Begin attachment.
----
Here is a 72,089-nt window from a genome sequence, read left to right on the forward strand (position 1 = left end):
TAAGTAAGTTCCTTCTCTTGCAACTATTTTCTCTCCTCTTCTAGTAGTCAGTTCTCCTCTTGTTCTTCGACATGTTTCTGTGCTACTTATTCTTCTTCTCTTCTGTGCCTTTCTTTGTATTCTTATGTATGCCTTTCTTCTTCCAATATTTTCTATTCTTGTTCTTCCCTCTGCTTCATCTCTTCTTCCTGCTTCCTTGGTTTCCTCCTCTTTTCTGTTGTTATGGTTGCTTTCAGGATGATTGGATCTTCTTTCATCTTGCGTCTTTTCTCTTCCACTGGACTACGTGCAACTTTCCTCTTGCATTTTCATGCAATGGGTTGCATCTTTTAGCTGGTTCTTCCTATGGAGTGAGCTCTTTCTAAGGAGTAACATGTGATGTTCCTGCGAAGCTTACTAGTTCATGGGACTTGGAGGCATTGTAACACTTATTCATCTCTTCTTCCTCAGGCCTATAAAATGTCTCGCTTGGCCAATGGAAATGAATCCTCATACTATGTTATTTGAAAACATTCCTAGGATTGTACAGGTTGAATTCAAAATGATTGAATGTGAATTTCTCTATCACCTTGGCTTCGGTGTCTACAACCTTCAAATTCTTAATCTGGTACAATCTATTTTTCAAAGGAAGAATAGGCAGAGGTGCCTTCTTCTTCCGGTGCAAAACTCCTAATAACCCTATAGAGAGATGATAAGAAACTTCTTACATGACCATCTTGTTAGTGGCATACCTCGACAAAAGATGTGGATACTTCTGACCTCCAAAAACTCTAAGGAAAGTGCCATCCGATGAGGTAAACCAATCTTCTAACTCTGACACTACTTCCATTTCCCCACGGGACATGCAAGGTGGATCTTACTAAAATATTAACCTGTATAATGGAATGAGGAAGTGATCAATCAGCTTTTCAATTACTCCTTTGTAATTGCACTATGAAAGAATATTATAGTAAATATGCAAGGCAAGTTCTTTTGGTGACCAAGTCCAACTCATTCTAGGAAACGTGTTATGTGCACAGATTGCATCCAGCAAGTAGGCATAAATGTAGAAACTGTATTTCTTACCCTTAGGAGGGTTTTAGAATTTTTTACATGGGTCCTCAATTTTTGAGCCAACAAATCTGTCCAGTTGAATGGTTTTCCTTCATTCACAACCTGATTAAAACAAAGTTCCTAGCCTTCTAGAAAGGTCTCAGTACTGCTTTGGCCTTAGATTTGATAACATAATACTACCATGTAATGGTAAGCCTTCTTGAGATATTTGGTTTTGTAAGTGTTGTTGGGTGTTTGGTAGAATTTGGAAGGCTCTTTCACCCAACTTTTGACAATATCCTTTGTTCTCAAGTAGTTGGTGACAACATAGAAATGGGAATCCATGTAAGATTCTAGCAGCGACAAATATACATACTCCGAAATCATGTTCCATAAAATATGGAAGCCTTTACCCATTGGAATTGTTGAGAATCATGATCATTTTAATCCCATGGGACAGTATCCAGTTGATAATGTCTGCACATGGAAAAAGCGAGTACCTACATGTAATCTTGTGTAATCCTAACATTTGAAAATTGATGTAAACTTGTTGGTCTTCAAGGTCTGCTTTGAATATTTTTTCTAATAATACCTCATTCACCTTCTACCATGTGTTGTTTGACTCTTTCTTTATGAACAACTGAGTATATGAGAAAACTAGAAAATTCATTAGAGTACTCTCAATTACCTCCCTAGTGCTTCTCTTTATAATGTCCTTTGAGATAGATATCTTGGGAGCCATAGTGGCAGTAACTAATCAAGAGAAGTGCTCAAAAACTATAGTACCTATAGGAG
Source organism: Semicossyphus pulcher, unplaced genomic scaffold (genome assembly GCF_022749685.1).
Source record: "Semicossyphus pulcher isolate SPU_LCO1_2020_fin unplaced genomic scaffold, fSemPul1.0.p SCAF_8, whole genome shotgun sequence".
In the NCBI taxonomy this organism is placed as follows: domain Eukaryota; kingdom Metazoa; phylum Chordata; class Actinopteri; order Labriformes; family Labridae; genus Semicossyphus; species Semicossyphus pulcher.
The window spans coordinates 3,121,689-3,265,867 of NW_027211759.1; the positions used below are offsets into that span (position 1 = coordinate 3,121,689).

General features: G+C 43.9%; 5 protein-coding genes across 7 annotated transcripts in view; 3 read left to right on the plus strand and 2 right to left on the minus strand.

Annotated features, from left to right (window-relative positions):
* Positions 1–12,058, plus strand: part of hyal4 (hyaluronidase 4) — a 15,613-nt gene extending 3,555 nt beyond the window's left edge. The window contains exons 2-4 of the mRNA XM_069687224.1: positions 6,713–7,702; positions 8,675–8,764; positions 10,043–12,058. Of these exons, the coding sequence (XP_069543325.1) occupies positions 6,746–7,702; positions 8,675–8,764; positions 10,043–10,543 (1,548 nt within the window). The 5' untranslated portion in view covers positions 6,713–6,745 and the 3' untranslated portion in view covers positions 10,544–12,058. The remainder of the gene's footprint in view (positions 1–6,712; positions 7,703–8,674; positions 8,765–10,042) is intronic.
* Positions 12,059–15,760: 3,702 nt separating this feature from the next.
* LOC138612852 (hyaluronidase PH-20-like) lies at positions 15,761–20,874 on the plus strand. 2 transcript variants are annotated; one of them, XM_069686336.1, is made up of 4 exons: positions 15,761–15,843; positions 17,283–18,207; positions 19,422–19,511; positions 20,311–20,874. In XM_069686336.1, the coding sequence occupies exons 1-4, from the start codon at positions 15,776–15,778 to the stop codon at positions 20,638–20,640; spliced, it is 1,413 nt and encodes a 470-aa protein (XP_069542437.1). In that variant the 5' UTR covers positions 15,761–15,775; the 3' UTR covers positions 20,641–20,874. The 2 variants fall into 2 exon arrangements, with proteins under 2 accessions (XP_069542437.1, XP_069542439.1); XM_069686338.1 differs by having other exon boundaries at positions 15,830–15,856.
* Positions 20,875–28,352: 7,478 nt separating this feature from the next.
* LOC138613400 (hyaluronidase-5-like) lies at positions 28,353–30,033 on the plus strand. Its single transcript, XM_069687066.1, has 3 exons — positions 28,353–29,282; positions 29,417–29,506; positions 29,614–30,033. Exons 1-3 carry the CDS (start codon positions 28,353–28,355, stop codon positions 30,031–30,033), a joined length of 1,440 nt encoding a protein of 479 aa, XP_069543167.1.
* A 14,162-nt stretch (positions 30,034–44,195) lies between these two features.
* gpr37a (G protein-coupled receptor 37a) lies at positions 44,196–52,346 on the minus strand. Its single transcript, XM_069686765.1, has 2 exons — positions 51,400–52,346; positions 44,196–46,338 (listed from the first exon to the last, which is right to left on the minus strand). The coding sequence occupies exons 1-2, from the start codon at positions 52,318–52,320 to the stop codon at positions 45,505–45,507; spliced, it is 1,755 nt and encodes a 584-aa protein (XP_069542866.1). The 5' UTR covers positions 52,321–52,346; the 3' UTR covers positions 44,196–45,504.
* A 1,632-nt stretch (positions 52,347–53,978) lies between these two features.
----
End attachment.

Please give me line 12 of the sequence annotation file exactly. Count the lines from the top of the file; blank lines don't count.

* Positions 20,875–28,352: 7,478 nt separating this feature from the next.